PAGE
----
DOJ States That Replacing U.S. Workers with Temporary Contract Workers May Constitute Unlawful Discrimination

The Department of Justice’s Office of Special Counsel for Immigration-Related Unfair Employment Practices (OSC) recently released a Technical Assistance Letter (TAL) with guidance on replacing U.S. workers with temporary contract workers. The specific question was whether a violation of the anti-discrimination provision of the Immigration and nationality Act (INA) can be established where an employer replaces a protected U.S. Citizen employee with a non-protected contract employee provided by a third party company, rather than directly hiring a replacement worker from outside of the protected class. In its TAL, OSC responded that:

“Except in very narrow circumstances, an employer violates the anti-discrimination provision if it terminates workers or hires their replacements because of citizenship or immigration status. This is true regardless of whether the employer takes the discriminatory employment actions itself through direct hiring, or contracts, as a joint employer, with an outside agency to implement its discriminatory staffing plan. Whether an employer has, in fact, violated the anti-discrimination provision through its use of contract workers will depend upon the facts of each case, including (1) whether there is evidence of intentional discrimination in the selection of employees for discharge or rehire, (2) the circumstances surrounding the selection of the third party staffing contractor, and (3) the extent to which the original employer could be considered a joint employer of the contract workers. In addition, nothing prevents the filing of a charge against the contractor for potential citizenship status discrimination, or prevents OSC from independently investigating the contractor for potential discrimination if OSC receives information indicating a possible violation.”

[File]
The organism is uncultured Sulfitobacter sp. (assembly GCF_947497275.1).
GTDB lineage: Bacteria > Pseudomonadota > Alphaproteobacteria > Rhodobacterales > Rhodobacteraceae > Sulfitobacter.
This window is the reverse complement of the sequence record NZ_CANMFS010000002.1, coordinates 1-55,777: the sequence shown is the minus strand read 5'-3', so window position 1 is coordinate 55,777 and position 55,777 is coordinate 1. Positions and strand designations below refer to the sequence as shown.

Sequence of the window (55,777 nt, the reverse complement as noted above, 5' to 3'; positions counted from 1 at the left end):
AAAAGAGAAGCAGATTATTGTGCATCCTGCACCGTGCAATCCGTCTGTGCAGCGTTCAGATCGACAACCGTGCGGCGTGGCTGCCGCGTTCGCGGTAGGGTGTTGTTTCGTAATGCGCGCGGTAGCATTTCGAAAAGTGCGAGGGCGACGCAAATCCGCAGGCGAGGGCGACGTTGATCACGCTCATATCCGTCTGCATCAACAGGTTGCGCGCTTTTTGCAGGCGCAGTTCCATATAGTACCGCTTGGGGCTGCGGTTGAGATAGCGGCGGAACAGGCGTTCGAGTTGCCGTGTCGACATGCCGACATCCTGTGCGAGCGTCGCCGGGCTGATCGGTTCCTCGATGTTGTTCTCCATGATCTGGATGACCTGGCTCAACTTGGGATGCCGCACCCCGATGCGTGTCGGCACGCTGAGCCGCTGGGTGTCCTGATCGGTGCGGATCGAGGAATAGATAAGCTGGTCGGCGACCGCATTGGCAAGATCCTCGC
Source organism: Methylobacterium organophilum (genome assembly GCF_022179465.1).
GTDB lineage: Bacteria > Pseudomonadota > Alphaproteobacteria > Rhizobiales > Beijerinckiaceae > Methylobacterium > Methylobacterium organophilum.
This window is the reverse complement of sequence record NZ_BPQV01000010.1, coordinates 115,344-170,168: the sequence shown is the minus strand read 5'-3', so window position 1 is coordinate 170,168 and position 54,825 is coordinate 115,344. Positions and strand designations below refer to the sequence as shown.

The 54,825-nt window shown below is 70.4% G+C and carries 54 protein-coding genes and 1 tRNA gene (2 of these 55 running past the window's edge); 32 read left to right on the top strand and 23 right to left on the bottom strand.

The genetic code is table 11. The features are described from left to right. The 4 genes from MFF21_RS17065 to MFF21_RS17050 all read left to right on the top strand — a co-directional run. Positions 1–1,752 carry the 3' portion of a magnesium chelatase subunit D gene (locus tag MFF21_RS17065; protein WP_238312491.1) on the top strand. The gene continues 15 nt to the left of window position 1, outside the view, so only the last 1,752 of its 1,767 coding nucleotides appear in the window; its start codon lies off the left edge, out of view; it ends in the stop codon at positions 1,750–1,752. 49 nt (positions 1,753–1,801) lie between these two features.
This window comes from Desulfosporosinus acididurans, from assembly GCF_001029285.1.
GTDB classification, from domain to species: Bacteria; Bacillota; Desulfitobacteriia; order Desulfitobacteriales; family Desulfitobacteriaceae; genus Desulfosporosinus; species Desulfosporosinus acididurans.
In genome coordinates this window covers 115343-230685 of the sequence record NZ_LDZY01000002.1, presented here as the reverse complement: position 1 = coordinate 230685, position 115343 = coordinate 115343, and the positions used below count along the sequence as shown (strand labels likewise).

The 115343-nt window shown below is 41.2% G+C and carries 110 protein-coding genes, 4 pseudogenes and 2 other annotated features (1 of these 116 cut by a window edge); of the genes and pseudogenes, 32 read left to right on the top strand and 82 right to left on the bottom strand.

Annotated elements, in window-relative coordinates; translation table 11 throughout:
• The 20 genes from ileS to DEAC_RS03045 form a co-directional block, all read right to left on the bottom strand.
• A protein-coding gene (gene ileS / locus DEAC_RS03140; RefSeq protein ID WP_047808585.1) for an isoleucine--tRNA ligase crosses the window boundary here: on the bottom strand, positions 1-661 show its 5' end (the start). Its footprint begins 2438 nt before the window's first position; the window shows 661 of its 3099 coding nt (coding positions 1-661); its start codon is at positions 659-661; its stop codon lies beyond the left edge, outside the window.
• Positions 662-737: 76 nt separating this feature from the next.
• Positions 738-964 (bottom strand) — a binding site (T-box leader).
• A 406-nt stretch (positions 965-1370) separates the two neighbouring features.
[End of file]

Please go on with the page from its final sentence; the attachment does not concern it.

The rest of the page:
Regarding discriminatory intent, OSC clarified that to engage in unlawful citizenship status discrimination, an employer must have acted “because of” citizenship or immigration status.

OSC also pointed to specific examples of its enforcement efforts to stop unlawful employer preferences for temporary visa holders, which can be found on its website.

Employers are advised to consult with employment and immigration counsel before making significant hiring decisions relating to temporary foreign national workers, especially when the foreign national workers will be replacing U.S. workers.

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